Half hour exposure of star trails
above the Keck Telescopes taken by yours truly
The dark matter that I discussed in my last post is quite bizarre, but makes up only a small fraction of the universe. The dominant material in the universe actually appears to be some kind of “dark energy“.

Since no one has any idea what dark energy actually is, I can’t really write a whole lot about it. All I can say is that something is out there, and it’s really weird.

Dark energy presents itself to us as a mysterious force, counteracting gravity over enormous cosmological distances. The effects of this force were first observed through observations of very distant supernovae.

Given the right conditions (any idea what these conditions may be?), an old star can explode as a supernova. The explosion is so bright that it can be seen from across the universe. All of these explosions are very similar, enabling us to estimate the distance to the supernova from its apparent brightness.

Observations of supernovae are used to measure the rate at which space is expanding. Measurements show that supernovae are much fainter than expected. It appears that there must be a new force at work, caused by a previously unknown material. We call this material dark energy.

As this NASA chart indicates,
the dominant material in the universe is “dark energy”
This week I’m actually observing supernovae (and dark energy) using the Keck Observatory on Hawai’i. We discovered a little over 30 of these supernovae in the last year using the Hubble Space Telescope. We use large ground-based telescopes to measure the speed at which they are moving away from us.

Combining the brightness from the Hubble data with the speed from the Keck data, we get a measure of this dark energy. But it’s not all fun and games there in the beautiful Hawaiian islands– I get to spend 16 hours a day in front of a computer screen watching data come while my girlfriend scuba dives nearby with a pod of dolphins. Well, you can’t have your poi and eat it too.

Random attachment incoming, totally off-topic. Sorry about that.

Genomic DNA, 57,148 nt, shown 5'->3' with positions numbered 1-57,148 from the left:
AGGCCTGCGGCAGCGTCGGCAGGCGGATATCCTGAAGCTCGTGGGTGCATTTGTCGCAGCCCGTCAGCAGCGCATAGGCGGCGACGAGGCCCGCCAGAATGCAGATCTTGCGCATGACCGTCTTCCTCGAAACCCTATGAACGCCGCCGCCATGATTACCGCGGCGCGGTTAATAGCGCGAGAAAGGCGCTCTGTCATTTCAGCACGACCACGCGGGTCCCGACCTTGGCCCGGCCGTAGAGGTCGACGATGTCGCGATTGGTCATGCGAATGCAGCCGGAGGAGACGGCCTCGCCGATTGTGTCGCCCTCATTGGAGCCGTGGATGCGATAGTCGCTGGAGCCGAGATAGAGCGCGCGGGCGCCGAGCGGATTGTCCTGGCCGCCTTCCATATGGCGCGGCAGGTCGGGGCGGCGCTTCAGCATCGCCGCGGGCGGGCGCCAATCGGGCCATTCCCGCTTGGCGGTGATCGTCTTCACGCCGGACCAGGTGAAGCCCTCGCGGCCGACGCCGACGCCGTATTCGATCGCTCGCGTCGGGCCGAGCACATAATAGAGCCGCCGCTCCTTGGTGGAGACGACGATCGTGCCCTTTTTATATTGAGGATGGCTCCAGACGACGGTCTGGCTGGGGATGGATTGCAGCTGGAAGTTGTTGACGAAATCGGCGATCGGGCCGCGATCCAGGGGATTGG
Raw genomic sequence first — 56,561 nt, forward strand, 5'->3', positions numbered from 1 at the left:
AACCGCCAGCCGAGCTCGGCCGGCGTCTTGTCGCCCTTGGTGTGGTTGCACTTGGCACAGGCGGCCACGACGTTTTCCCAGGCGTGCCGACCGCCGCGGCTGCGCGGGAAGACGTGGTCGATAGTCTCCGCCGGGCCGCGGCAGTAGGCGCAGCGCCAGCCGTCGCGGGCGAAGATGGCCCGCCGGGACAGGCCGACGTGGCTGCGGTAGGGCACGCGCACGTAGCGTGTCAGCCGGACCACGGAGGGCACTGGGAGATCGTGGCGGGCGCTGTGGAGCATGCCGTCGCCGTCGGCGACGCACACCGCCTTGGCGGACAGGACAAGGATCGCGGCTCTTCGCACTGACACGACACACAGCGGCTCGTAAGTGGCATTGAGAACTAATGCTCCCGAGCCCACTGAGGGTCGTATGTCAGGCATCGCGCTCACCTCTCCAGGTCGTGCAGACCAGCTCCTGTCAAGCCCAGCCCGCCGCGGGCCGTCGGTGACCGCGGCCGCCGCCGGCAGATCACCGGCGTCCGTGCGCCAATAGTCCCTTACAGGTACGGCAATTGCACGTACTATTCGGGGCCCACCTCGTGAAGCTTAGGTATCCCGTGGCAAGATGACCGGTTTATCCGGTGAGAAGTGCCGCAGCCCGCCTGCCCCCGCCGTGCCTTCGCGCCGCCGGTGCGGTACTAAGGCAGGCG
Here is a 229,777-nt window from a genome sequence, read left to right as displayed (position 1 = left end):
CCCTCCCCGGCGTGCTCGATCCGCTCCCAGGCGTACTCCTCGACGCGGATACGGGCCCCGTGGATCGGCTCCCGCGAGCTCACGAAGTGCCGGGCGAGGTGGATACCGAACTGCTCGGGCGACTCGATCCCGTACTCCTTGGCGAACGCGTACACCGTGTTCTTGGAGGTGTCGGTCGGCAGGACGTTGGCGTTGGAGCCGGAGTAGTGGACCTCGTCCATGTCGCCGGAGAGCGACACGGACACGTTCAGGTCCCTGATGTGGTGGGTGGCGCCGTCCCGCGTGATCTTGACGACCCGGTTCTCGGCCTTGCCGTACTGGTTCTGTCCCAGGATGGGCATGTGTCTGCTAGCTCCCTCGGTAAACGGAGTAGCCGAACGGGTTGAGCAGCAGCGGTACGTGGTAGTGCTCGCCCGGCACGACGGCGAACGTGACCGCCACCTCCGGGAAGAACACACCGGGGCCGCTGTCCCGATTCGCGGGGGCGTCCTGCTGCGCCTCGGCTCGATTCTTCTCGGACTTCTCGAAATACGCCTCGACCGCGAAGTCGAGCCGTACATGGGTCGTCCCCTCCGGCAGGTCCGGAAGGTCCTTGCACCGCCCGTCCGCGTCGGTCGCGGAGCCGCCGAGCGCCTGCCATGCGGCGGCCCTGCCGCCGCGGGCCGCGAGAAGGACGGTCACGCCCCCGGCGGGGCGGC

Kyle S. Dawson is engaged in post-doctorate studies of distant supernovae and
development of a proposed space-based telescope at Lawrence Berkeley National Laboratory
.

Why does it … matter? Part II 6 July,2011Kyle S. Dawson

  • Barry Starr

    So dark energy is invoked to explain supernovae being dimmer than we think they should be? Are there any alternative explanations? Maybe we don’t really understand supernovae…

  • Kyle Dawson

    Alternative explanations have been proposed, including a new type of grey dust that is uniformly spread throughout the universe and absorbing SN light. It has also been suggested that dust from the galaxies that host supernovae may evolve and change its behavior as it ages. It has also been suggested that supernovae may change as their host galaxy ages. However, none of these explanations adequately describes the effect that is observed.

    It is also true that more recent observations of other cosmological effects appear consistent with the dark energy scenario. Supernovae were the first measurement technique to reveal this supposed dark energy, but now several other experiments show similar results.

    That being said, the dark energy explanation is not very satisfying, and we are still looking for alternative explanations. Maybe we just don’t know what gravity is?

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Kyle S. Dawson

Kyle Dawson is engaged in post-doctorate studies of distant supernovae and development of a proposed space-based telescope at Lawrence Berkeley National Laboratory.

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